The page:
Two Step is the name of the beach and also the name of the two naturally occurring steps inset into the rock at the ocean’s edge. These steps are where you enter the water. It can get crowded at peak times, so we recommend getting to Two Step as early as possible. This way you will beat the crowds and also take advantage of the calm ocean surface which is best for snorkeling. Alternatively, the end of the day can be a less crowded time to go snorkeling too.

You will find parking right at the beach itself but keep in mind this fills up quickly. On the opposite side of the road is paid parking. There is more free parking on the side of the road which approaches the National Park next to Two Step. If you park here it’s just a two minute walk down to the beach. You can also park in the National Park itself.

Entering the water is easy because of the two naturally-formed lava steps (hence the name two step). It’s mostly lava here, and there isn’t much sand. But the snorkeling is easy and there are no currents, making it a perfect place for beginners to try snorkeling. We recommend using a flotation device (either a belt, or even a boogie board) if you feel apprehensive about being in deep water (10-15 feet). Using a boogie board is a great way to simply relax and concentrate on observing the marine life.

Photo credit: Bigislandguide.com

Two Step is popular with local residents and tourists alike. Despite the lack of sand there is still shade and it makes a nice location to set up a beach chair and relax by the ocean. There is also a shallow bay to the left of the boat ramp that serves as a safe place for children to swim, or adults who aren’t confident in deeper water.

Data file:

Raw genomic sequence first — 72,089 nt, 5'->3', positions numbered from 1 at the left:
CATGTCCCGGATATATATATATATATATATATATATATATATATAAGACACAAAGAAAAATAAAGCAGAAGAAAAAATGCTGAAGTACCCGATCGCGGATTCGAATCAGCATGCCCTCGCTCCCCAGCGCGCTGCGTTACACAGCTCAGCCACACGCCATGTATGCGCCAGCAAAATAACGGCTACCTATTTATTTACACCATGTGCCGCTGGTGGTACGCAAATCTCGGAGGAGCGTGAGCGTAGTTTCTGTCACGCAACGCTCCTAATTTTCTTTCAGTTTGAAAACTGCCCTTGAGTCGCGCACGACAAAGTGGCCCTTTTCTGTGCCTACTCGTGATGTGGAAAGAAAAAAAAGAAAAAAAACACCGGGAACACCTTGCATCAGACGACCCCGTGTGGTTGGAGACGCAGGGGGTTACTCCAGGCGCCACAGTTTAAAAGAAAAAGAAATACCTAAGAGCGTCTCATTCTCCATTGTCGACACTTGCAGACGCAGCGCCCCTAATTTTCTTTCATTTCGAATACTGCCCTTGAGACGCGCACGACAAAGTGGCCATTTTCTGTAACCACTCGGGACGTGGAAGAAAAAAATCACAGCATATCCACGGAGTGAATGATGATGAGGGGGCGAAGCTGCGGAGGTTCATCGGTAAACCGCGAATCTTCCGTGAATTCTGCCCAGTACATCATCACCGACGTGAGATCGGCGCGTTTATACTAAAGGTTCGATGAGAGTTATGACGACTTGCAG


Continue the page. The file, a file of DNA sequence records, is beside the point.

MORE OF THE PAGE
Two Step is one of the jewels of South Kona. You’ll see plenty of fish including yellow tang, butterflyfish, eel, parrotfish, and puffer fish, to name a few. You might even see dolphins and the occasional turtle. Keep in mind it’s now illegal to swim with spinner dolphins. A distance of at least 50 yards must be maintained at all times.

There are limited facilities at Two Step. There are porta potty restrooms, but no showers. There are also a few picnic tables.

Two Step is definitely an essential stop on your Big Island journey. Whether you’re a seasoned snorkeler or just a beginner, there is something for everyone at South Kona’s celebrated snorkeling spot.

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Essential Big Island: Making the most of Mauna Kea

Mauna Kea

Essential Big Island is a series of blogs focused on sites or attractions that are a must-see for any visitor to the island.

Visiting the summit of Mauna Kea is spectacular – whether you do so for the sunrise, or the sunset. We recommend the sunset! Make the most of your visit to Mauna Kea with our guide on how to structure your mountain visit.

It’s important to plan out your itinerary carefully. You’ll want to arrive at the Visitor Information Station in good time before sunset. We recommend allowing 30 minutes to drive up from the information station, and about an hour prior to that to acclimatize to the altitude.